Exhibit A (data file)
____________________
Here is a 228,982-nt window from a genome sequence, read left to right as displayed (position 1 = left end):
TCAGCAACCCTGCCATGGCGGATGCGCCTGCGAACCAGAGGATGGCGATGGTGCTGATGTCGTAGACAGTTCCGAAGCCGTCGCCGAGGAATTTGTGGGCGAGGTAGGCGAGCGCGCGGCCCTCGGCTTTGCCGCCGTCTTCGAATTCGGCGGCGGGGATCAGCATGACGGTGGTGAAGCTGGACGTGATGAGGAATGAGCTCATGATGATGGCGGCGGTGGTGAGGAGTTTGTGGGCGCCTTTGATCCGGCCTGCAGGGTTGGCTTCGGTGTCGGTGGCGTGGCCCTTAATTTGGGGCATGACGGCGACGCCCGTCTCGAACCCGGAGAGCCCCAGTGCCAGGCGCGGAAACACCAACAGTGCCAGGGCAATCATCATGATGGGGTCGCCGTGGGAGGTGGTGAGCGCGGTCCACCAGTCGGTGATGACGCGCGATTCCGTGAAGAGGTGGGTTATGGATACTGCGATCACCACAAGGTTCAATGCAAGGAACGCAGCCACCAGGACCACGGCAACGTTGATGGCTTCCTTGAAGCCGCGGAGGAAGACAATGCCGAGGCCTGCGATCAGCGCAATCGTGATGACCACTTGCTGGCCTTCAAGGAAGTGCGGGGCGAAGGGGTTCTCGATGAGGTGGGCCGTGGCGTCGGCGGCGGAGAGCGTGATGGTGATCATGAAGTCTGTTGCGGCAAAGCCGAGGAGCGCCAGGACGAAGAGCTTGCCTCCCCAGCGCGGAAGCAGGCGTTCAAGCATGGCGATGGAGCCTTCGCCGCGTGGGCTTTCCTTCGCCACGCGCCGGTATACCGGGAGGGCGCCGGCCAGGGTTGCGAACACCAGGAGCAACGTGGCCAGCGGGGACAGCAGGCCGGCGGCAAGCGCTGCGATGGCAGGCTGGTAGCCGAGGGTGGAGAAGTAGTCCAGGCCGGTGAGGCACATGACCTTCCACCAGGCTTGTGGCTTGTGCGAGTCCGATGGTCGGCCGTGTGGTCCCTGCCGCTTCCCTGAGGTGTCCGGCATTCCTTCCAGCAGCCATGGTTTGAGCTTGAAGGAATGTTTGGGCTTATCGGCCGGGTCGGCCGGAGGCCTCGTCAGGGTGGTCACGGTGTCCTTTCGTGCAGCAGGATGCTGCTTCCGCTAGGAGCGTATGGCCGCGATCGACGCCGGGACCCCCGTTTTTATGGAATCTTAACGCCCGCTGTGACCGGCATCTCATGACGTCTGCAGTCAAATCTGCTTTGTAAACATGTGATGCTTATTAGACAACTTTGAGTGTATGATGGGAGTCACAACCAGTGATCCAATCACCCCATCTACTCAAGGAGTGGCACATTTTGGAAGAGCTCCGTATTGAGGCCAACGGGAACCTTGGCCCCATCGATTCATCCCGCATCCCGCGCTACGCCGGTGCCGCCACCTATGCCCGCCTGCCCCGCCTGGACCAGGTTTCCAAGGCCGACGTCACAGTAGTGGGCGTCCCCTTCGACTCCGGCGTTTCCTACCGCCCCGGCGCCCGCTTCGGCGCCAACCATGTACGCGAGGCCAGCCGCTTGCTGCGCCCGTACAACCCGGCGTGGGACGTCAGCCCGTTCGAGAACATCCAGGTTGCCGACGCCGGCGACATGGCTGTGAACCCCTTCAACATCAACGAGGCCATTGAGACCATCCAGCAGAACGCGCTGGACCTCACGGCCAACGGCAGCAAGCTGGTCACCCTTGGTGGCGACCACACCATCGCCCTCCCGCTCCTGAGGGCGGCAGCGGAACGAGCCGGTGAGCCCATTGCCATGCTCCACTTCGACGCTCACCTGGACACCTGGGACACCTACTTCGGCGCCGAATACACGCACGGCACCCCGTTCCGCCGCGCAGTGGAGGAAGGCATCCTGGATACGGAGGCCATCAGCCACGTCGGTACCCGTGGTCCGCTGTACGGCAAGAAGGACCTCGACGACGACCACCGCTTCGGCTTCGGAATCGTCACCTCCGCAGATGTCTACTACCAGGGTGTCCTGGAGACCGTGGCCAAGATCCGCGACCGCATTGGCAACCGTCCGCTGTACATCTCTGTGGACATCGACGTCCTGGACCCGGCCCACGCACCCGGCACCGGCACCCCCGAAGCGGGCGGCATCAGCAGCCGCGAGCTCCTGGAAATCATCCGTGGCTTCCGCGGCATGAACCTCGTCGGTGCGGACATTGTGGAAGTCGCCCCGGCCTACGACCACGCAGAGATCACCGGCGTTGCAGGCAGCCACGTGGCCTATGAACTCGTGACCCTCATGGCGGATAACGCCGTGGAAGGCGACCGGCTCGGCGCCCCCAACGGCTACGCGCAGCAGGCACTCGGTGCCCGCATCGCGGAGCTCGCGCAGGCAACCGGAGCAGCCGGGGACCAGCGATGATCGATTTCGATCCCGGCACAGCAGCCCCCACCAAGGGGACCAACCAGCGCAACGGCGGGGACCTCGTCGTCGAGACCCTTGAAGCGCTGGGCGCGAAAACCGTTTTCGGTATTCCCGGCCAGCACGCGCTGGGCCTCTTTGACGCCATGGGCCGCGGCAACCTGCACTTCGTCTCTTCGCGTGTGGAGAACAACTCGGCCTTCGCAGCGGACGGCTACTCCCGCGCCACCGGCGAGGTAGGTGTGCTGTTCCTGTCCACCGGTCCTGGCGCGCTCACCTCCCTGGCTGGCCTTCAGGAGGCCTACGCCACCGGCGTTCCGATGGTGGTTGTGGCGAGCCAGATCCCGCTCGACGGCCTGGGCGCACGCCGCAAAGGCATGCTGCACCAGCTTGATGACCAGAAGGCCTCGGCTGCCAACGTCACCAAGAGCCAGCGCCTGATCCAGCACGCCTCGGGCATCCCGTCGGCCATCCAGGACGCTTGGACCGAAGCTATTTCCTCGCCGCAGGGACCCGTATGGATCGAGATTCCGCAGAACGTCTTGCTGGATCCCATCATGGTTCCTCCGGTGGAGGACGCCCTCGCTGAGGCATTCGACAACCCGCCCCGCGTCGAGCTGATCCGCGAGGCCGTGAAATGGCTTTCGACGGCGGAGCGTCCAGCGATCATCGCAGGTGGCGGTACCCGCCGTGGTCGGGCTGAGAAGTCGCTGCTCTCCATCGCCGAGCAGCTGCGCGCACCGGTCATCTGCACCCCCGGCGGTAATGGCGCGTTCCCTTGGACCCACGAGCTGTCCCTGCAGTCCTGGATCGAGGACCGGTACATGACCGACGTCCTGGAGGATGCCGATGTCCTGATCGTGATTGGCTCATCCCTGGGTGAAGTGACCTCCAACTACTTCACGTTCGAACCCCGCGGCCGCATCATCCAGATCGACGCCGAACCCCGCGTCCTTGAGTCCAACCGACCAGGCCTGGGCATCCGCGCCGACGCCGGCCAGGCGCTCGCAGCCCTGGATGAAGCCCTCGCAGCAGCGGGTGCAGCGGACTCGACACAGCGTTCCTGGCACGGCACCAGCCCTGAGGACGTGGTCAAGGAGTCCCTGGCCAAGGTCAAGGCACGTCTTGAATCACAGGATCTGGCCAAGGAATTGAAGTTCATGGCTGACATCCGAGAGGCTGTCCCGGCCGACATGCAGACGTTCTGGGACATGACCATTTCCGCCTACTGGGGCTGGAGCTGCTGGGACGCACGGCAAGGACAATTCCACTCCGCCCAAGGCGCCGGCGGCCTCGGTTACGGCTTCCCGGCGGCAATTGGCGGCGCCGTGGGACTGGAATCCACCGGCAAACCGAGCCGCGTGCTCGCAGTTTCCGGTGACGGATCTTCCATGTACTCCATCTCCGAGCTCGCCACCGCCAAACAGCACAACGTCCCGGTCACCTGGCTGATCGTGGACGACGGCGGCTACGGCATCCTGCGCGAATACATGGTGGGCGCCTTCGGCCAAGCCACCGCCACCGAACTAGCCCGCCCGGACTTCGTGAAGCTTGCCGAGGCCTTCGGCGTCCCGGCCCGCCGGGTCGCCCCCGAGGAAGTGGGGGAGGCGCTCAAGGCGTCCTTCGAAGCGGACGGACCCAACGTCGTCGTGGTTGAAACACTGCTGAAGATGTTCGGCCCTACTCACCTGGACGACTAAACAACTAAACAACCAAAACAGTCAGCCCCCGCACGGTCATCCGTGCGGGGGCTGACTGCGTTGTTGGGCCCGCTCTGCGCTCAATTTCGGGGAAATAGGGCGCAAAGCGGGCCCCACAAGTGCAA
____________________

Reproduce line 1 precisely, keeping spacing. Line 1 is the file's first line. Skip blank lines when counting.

Here is a 228,982-nt window from a genome sequence, read left to right as displayed (position 1 = left end):